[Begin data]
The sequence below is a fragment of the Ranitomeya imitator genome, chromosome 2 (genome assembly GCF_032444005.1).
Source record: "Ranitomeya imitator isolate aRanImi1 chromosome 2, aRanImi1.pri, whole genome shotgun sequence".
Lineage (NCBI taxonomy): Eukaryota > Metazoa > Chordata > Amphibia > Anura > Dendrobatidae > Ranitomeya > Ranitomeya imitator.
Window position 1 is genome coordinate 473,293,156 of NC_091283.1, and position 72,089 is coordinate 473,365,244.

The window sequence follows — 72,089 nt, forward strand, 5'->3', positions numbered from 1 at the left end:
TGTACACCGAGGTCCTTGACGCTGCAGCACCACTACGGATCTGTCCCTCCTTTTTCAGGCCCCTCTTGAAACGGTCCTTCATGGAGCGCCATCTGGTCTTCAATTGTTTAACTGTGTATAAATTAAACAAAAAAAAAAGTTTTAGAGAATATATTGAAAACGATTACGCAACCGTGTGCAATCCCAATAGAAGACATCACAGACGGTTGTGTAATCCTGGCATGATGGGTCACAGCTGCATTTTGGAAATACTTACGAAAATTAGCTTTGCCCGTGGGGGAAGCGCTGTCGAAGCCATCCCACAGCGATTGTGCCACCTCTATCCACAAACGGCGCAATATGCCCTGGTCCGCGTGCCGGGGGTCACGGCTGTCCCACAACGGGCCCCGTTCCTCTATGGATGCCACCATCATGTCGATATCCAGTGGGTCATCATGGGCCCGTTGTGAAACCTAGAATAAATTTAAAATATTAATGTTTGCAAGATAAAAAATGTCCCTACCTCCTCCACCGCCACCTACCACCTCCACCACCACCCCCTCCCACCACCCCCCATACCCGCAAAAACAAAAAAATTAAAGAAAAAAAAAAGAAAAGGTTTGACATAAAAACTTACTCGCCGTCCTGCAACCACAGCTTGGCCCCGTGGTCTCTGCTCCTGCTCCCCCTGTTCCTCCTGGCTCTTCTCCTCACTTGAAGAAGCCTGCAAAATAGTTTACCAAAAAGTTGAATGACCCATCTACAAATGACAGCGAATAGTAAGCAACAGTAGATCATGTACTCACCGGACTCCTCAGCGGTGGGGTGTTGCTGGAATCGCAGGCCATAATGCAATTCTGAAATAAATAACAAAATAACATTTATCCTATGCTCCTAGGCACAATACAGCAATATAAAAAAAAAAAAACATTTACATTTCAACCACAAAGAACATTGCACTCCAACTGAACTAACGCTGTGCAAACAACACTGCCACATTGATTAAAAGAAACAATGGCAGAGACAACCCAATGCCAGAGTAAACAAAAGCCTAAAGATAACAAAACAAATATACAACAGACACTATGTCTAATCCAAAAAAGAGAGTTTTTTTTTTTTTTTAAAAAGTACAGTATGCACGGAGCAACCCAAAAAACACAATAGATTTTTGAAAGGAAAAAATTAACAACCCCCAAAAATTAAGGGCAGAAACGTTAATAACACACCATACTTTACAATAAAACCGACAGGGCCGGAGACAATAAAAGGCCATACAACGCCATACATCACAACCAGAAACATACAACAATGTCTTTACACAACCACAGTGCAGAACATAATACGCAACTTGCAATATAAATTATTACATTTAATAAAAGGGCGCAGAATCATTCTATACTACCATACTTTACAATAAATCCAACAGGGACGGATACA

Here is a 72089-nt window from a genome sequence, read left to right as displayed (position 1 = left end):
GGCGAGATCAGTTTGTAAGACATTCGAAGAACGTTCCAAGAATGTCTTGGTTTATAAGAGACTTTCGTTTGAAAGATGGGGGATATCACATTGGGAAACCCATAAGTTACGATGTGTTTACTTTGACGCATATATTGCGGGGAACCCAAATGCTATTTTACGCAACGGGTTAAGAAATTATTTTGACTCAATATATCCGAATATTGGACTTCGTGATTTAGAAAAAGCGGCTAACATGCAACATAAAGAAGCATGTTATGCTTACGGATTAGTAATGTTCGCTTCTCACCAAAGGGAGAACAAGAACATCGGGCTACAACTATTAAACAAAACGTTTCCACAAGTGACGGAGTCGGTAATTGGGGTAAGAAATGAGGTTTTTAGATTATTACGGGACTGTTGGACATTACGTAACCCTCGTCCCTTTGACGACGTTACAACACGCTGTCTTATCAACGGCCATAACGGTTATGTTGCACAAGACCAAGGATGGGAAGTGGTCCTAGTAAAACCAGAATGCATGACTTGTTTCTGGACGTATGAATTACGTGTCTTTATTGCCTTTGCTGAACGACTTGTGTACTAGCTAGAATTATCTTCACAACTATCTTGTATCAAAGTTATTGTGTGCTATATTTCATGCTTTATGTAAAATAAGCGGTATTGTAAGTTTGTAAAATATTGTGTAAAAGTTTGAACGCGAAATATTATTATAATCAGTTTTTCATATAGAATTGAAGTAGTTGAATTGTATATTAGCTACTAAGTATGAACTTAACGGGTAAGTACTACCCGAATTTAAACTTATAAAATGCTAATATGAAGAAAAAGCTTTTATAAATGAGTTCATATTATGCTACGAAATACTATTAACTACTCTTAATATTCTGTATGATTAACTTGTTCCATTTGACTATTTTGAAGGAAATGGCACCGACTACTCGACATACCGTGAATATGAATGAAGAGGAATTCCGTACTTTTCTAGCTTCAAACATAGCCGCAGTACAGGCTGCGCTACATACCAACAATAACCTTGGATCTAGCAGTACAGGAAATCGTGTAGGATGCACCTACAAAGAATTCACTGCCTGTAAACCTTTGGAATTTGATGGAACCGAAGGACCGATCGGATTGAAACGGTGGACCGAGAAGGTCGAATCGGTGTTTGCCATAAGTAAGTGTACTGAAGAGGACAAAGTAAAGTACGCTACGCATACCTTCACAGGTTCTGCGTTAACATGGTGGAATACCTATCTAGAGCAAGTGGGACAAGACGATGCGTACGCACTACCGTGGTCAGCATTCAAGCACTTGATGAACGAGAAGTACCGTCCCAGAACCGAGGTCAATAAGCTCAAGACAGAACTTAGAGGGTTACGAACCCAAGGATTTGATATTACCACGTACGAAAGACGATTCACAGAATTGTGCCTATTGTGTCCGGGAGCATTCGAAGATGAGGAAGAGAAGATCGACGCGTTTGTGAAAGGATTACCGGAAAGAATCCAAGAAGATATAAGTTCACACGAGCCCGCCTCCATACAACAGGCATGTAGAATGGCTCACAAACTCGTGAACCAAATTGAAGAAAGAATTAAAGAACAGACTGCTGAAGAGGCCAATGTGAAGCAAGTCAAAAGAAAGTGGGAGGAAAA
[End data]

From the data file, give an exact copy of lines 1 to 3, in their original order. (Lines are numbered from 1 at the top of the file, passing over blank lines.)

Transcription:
The sequence below is a fragment of the Ranitomeya imitator genome, chromosome 2 (genome assembly GCF_032444005.1).
Source record: "Ranitomeya imitator isolate aRanImi1 chromosome 2, aRanImi1.pri, whole genome shotgun sequence".
Lineage (NCBI taxonomy): Eukaryota > Metazoa > Chordata > Amphibia > Anura > Dendrobatidae > Ranitomeya > Ranitomeya imitator.